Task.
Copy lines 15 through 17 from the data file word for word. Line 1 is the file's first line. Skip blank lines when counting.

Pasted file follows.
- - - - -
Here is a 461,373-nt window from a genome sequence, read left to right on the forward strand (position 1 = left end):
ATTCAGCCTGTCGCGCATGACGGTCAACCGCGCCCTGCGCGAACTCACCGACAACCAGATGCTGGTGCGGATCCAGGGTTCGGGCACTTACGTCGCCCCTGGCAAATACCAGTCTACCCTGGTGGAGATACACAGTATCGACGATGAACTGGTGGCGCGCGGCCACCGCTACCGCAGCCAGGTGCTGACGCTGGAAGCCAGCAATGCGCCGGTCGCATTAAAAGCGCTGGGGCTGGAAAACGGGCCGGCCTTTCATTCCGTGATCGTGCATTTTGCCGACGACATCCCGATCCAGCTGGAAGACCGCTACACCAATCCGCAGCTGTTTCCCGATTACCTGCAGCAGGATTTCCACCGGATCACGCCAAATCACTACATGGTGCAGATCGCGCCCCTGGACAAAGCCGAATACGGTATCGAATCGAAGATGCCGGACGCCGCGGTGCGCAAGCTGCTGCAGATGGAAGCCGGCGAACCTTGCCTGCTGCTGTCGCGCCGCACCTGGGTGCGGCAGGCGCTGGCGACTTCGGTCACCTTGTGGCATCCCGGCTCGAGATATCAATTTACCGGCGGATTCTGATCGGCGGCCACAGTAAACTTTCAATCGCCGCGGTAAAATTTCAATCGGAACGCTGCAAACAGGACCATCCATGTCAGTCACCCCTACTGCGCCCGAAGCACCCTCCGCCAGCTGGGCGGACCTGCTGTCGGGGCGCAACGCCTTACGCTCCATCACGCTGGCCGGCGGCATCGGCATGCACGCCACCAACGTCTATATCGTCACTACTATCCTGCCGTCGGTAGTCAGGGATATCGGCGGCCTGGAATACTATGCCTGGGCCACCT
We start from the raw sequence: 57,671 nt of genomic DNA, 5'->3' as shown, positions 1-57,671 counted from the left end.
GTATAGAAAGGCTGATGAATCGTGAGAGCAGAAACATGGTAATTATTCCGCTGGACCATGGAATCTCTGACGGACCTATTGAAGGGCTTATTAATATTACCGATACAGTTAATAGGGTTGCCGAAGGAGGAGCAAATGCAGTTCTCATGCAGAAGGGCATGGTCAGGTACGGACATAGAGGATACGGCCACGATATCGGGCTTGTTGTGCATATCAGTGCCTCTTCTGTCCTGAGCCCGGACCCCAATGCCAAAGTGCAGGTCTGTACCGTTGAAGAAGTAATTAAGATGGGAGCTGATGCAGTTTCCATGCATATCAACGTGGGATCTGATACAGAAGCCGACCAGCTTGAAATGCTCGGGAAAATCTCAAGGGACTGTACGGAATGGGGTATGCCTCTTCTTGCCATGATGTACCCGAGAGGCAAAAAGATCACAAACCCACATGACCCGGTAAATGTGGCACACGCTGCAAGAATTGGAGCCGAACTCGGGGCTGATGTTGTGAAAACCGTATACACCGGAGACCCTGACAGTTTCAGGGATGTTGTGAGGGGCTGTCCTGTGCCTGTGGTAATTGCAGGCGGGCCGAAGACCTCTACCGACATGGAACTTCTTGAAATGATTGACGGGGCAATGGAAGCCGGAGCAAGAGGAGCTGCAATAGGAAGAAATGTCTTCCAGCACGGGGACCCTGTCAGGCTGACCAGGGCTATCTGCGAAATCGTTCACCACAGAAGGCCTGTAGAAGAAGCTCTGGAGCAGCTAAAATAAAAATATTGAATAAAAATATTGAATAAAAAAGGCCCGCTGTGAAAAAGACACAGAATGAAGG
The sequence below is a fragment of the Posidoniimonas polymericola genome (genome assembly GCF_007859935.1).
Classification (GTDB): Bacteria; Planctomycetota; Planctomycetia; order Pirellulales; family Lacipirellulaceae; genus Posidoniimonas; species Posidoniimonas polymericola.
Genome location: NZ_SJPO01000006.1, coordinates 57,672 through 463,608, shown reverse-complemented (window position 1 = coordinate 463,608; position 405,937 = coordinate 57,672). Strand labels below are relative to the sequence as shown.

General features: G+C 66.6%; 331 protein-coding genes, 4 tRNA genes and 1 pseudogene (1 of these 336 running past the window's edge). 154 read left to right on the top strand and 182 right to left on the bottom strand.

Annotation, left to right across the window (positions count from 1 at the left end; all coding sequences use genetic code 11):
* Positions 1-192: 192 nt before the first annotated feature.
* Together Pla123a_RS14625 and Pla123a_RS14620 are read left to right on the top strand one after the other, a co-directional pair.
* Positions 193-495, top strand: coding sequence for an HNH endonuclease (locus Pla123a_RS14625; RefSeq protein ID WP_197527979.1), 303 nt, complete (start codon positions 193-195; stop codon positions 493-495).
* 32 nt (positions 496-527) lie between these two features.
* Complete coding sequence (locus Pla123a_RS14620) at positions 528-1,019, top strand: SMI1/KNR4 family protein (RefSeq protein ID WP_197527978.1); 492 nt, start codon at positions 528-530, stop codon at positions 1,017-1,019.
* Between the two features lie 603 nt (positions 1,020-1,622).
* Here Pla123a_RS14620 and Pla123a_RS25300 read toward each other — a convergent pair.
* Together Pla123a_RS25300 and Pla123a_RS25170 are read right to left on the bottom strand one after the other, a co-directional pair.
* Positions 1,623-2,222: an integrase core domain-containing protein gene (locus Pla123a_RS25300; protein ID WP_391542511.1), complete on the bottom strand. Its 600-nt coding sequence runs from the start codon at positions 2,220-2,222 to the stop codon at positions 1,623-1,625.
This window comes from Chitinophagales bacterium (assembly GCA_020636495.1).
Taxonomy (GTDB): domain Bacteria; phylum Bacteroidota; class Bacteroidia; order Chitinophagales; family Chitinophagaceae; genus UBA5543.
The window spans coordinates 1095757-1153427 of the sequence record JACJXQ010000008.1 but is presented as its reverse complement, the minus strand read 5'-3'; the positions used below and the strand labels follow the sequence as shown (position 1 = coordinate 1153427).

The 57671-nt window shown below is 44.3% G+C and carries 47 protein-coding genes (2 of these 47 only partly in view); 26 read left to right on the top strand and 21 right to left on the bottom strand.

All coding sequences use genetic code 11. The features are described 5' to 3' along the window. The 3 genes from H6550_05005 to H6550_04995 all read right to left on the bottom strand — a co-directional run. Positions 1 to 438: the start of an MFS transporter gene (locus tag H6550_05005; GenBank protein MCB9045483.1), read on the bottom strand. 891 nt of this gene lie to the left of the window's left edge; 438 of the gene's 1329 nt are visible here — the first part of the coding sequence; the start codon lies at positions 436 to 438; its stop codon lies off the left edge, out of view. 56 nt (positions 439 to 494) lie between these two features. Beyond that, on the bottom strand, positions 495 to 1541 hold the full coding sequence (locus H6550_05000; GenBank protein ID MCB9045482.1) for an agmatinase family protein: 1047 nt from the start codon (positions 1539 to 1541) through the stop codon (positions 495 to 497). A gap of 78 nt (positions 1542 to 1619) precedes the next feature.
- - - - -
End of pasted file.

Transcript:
* Between the two features lie 603 nt (positions 1,020-1,622).
* Here Pla123a_RS14620 and Pla123a_RS25300 read toward each other — a convergent pair.
* Together Pla123a_RS25300 and Pla123a_RS25170 are read right to left on the bottom strand one after the other, a co-directional pair.